Powamuya: The February Bean DanceWestern cultures tend to celebrate major holidays like Christmas and New Year’s, but the Native peoples of America have always had their own traditions during this time of year. In fact, as February approaches the Hopi tradition of Powamuya is nearly ready to start. The English translation generally refers to it as the Bean Dance.

Understanding the Powamuya

As with most traditions, this ceremony is practical and spiritual. It is known as the purification month, which is a time when the people ready themselves to accept the spirits back into their lives. This is all done in practical preparation for planting. Planting crops is an important event, and the people naturally call on a spiritual backing to make sure that things go well.

The complexity of this event takes on other meanings as well. In fact, this celebration is also viewed as a coming of age ritual. During this time, children over the age of 5 are given responsibility for planting for the first time, thus their participation in the ceremony signifies that they are ready to be active among the people. After their participation, these children are allowed to take part in Katsina ceremonies.

The Start of Powamuya

Like any tradition, this celebration is very well defined for the Hopi. It starts when their children are given their first beans to grow in the kivas. This happens before the full planting season begins. In this way, the planting of beans in the kivas is highly symbolic of what is to come. During this time, Muyingwa appears. Muyingwa is one of the revered Katsinam, and his appearance as chief and master is intended to encourage and guide these young people. He ushers them fully into the Katsina culture.

This is not merely a ceremony for the young people of the tribe. In fact, these young people are called upon to pray to the Katsinam, entreating these spirits to appear among the people. The Ahöla or high priest will also join the prayers, calling for a blessing of all the homes within the village.

With the beans planted, time is taken for sprouts to grow. More activities take place during this time. Whipper Katsinam moves through the villages at night, ensuring that all the people are behaving appropriately. If not, discipline is rendered. Children are whipped, but this act is intended to purify them. They need to be ready to meet their spirit beings.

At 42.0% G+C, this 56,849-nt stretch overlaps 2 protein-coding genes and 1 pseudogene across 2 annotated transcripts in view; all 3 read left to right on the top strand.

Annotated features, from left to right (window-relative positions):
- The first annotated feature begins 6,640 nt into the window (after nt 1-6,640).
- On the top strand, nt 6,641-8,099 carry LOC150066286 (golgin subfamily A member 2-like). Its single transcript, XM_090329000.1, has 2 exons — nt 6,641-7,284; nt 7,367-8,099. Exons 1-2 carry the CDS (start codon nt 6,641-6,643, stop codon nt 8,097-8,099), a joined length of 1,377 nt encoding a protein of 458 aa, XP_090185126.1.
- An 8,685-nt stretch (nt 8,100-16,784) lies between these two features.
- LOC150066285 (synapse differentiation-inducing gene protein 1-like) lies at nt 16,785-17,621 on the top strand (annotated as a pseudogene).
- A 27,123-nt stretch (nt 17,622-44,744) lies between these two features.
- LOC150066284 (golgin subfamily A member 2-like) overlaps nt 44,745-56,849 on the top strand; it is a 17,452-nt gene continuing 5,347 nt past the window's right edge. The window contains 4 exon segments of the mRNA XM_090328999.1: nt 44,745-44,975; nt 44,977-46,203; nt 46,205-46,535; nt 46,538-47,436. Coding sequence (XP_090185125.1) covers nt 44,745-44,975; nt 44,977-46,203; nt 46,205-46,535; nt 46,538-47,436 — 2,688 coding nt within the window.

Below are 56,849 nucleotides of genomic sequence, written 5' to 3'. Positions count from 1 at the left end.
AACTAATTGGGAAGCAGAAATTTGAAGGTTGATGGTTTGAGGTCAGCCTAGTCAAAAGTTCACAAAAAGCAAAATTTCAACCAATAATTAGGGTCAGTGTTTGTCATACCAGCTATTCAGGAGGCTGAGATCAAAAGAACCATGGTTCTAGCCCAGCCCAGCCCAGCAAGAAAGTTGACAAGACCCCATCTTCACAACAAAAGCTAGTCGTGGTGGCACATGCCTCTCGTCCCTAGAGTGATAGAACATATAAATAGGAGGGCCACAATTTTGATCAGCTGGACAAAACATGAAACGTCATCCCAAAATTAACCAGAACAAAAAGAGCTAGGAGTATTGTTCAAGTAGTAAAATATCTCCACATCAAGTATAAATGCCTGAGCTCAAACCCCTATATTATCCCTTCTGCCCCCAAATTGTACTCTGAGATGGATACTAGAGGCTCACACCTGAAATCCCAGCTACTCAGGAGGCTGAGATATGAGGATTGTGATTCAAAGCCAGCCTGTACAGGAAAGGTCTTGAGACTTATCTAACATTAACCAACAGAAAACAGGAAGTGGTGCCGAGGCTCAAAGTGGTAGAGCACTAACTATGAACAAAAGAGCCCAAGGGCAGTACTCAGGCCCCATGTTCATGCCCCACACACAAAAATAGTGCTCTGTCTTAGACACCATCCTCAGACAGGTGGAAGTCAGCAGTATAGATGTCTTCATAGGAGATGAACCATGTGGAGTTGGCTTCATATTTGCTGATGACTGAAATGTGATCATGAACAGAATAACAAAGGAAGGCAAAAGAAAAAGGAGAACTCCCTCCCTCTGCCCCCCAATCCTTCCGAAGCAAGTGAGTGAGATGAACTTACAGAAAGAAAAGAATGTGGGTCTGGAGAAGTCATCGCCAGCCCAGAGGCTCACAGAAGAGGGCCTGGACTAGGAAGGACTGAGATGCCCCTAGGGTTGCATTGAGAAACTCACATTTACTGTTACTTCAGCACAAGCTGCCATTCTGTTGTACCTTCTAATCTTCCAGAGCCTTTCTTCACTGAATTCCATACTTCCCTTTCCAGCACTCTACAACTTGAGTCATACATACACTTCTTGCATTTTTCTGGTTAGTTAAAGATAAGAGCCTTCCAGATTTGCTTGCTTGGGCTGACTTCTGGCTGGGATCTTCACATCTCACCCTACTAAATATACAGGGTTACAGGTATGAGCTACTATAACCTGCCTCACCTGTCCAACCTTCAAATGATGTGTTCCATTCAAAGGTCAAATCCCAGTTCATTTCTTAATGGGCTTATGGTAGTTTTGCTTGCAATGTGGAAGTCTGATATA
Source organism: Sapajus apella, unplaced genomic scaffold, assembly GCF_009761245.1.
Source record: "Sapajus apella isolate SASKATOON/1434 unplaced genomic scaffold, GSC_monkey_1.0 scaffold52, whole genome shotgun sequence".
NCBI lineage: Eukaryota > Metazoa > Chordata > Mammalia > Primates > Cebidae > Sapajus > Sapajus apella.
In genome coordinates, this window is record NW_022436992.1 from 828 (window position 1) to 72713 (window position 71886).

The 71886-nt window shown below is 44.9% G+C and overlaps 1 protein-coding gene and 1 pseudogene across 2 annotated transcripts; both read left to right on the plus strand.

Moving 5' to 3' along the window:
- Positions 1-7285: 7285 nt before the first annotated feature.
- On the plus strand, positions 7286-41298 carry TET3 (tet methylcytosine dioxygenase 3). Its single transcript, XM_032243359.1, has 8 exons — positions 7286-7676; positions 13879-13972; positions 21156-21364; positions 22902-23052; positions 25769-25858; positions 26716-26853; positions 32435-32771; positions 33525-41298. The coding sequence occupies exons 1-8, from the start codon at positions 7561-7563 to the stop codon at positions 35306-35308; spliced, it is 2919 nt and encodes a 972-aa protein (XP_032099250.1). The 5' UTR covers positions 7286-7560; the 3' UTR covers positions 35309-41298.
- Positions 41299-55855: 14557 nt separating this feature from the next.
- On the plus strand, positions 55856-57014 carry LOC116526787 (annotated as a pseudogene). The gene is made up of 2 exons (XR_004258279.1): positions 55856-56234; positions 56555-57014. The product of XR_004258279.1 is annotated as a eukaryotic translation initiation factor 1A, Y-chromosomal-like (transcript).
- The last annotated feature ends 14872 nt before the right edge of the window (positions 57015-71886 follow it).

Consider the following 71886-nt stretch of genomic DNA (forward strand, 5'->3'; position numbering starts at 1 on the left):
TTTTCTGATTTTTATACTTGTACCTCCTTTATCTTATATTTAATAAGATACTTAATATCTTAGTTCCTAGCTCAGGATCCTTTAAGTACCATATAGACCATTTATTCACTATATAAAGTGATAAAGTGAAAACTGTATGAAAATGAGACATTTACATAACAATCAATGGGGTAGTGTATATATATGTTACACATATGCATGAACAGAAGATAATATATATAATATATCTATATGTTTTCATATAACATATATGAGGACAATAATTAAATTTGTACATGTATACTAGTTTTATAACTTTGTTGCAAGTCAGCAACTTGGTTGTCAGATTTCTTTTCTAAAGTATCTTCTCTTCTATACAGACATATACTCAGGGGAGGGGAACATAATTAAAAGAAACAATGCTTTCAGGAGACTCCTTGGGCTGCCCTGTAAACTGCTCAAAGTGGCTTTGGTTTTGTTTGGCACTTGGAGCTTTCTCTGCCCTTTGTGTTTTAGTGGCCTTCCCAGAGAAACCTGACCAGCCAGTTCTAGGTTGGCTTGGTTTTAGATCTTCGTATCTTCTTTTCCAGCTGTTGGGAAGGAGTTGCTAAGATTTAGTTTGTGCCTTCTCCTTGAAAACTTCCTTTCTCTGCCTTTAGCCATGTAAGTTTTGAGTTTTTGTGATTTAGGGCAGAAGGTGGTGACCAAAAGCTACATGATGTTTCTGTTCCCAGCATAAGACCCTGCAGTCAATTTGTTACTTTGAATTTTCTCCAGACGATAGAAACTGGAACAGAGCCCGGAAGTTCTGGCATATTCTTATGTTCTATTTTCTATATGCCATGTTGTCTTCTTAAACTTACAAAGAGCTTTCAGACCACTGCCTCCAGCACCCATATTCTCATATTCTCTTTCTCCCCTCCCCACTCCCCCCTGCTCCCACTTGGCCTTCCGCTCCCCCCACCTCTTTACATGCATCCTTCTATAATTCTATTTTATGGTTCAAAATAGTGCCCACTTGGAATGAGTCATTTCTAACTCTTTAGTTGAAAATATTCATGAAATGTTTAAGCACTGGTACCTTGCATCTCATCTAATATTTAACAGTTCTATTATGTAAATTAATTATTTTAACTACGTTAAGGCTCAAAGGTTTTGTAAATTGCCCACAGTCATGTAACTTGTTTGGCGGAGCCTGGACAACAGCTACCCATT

The Culmination of the Bean Dance

When enough time has passed, the sprouts are presented to the tribe. In celebration, a procession begins. This procession is at the heart of the celebration. It winds through the village with the new initiates leading the way with traditional celebratory dancing. They provide gifts during the procession, handing them out to the people throughout the village. This can include dolls, dancing wands, bows and arrows and more. These gifts are blessings, intended to reward good behavior.

However, as part of the tradition, there are also punishments handed out. Spiritual guides such as Grandmother Katsina or the Soyokos provide warnings to unruly children. The dancers also portray a family of ogres, who scare the young and old alike, reminding them to be obedient. Therefore, this time of purification serves as a time of reflection, charging all the people to make changes in the coming year.

Finally, the celebration ends with a special blessing, and there is a social dance to heal things. The bad spirits are forced out of the village, and the people are allowed to return to peace and productivity. In this manner, the celebration is intended for all the people. It is a very serious event with deep cultural implications for the Hopi. It lasts between nine and 16 days in February each year. The growth of the plants is taken as a sign of how productive the harvest will be in the coming year.